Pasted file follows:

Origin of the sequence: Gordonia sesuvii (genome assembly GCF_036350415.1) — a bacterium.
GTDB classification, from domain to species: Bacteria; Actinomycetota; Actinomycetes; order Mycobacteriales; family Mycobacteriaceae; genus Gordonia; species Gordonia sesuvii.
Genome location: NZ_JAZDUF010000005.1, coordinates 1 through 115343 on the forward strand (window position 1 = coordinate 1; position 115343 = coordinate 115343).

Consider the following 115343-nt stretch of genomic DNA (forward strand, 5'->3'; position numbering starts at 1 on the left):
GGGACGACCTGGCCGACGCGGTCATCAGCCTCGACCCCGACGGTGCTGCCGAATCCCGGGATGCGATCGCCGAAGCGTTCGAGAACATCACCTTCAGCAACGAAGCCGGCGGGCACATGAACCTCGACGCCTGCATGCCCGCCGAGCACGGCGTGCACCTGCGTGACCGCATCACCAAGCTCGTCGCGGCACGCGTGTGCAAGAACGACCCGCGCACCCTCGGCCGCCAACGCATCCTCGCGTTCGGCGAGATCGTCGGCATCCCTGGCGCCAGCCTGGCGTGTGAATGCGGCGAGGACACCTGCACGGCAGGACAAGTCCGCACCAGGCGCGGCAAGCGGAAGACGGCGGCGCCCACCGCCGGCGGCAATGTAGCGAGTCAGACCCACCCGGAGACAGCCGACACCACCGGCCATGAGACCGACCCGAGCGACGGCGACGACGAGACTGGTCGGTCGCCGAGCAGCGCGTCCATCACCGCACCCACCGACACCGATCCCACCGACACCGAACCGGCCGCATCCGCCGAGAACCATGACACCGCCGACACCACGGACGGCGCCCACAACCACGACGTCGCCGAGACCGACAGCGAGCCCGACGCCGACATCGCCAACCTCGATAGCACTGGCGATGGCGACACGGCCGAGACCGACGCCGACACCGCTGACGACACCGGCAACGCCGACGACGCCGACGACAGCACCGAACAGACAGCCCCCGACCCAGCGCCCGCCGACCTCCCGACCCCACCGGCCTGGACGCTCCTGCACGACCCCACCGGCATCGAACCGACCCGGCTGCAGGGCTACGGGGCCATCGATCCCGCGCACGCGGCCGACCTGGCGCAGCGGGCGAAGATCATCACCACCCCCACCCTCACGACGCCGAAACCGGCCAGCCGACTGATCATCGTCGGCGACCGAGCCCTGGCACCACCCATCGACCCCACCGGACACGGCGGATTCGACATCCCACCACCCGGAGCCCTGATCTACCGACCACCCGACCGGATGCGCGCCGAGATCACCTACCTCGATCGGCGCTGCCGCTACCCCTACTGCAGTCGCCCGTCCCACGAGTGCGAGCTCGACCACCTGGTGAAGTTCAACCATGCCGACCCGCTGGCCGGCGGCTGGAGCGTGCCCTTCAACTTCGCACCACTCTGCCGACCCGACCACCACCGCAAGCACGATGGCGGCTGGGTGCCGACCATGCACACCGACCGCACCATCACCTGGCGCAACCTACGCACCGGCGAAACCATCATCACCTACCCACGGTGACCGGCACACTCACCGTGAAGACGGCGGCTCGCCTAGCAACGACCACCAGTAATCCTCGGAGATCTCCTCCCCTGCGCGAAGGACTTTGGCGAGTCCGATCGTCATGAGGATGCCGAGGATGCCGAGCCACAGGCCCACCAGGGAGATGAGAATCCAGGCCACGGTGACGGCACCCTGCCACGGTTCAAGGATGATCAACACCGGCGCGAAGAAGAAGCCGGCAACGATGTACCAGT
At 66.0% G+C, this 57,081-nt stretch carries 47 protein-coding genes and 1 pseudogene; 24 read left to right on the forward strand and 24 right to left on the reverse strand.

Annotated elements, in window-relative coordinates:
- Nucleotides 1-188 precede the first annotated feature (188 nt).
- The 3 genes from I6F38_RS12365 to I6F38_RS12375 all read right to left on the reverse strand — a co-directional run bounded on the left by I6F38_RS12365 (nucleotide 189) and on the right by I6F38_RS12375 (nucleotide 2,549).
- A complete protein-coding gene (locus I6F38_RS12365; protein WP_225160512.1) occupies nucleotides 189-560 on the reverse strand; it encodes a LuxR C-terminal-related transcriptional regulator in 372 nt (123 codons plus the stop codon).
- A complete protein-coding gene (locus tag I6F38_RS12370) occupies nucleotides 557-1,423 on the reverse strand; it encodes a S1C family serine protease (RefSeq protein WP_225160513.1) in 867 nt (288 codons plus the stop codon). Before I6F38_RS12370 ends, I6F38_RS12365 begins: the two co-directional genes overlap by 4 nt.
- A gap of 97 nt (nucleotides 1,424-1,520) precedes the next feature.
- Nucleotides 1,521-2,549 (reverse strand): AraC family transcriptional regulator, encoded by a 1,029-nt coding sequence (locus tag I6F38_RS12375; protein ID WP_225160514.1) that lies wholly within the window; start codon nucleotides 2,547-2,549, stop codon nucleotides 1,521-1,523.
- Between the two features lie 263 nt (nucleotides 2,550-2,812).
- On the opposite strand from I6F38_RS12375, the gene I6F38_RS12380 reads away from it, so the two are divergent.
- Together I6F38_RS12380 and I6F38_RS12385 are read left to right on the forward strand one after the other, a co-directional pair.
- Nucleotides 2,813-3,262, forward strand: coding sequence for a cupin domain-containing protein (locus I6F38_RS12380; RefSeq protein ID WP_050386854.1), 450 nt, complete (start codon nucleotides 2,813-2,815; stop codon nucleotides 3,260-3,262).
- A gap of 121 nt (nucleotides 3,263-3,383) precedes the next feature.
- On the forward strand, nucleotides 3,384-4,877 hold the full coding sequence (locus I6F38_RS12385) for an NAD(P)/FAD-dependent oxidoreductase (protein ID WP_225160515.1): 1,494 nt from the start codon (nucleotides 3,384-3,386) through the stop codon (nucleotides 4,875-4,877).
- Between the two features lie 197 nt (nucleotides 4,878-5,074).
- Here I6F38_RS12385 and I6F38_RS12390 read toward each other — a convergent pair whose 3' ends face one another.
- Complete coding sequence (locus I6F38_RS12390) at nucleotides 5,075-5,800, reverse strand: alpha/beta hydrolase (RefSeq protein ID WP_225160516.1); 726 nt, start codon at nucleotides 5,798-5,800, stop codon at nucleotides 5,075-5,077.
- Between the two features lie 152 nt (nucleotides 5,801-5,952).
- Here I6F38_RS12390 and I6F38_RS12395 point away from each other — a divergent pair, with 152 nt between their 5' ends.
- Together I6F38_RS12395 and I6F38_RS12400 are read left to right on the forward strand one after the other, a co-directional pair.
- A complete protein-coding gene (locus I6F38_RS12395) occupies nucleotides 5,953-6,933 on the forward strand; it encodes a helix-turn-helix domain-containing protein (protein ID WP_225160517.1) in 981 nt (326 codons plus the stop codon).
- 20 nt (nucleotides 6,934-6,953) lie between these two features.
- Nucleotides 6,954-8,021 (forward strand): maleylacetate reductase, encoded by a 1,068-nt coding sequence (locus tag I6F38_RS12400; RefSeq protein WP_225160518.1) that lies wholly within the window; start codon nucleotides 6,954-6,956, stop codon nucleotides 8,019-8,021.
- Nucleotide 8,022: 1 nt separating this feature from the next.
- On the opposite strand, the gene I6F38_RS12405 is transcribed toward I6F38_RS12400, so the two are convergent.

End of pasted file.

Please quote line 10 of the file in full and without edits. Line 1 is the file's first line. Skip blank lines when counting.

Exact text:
- A complete protein-coding gene (locus I6F38_RS12365; protein WP_225160512.1) occupies nucleotides 189-560 on the reverse strand; it encodes a LuxR C-terminal-related transcriptional regulator in 372 nt (123 codons plus the stop codon).